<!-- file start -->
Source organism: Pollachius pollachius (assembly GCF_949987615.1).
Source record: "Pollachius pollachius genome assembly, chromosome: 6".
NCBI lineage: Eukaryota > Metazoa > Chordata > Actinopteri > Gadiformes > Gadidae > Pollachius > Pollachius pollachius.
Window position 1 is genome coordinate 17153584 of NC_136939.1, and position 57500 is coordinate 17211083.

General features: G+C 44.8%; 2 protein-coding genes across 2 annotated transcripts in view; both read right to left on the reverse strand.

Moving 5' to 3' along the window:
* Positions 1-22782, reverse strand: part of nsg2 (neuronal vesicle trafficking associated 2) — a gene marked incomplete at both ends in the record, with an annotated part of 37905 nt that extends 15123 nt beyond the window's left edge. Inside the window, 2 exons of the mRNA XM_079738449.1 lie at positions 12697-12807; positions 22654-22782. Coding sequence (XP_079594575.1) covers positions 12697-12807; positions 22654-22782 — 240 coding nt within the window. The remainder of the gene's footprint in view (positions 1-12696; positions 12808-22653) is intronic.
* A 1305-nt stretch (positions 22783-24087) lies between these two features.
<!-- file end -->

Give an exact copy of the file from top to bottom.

Source organism: Pollachius pollachius (assembly GCF_949987615.1).
Source record: "Pollachius pollachius genome assembly, chromosome: 6".
NCBI lineage: Eukaryota > Metazoa > Chordata > Actinopteri > Gadiformes > Gadidae > Pollachius > Pollachius pollachius.
Window position 1 is genome coordinate 17153584 of NC_136939.1, and position 57500 is coordinate 17211083.

General features: G+C 44.8%; 2 protein-coding genes across 2 annotated transcripts in view; both read right to left on the reverse strand.

Moving 5' to 3' along the window:
* Positions 1-22782, reverse strand: part of nsg2 (neuronal vesicle trafficking associated 2) — a gene marked incomplete at both ends in the record, with an annotated part of 37905 nt that extends 15123 nt beyond the window's left edge. Inside the window, 2 exons of the mRNA XM_079738449.1 lie at positions 12697-12807; positions 22654-22782. Coding sequence (XP_079594575.1) covers positions 12697-12807; positions 22654-22782 — 240 coding nt within the window. The remainder of the gene's footprint in view (positions 1-12696; positions 12808-22653) is intronic.
* A 1305-nt stretch (positions 22783-24087) lies between these two features.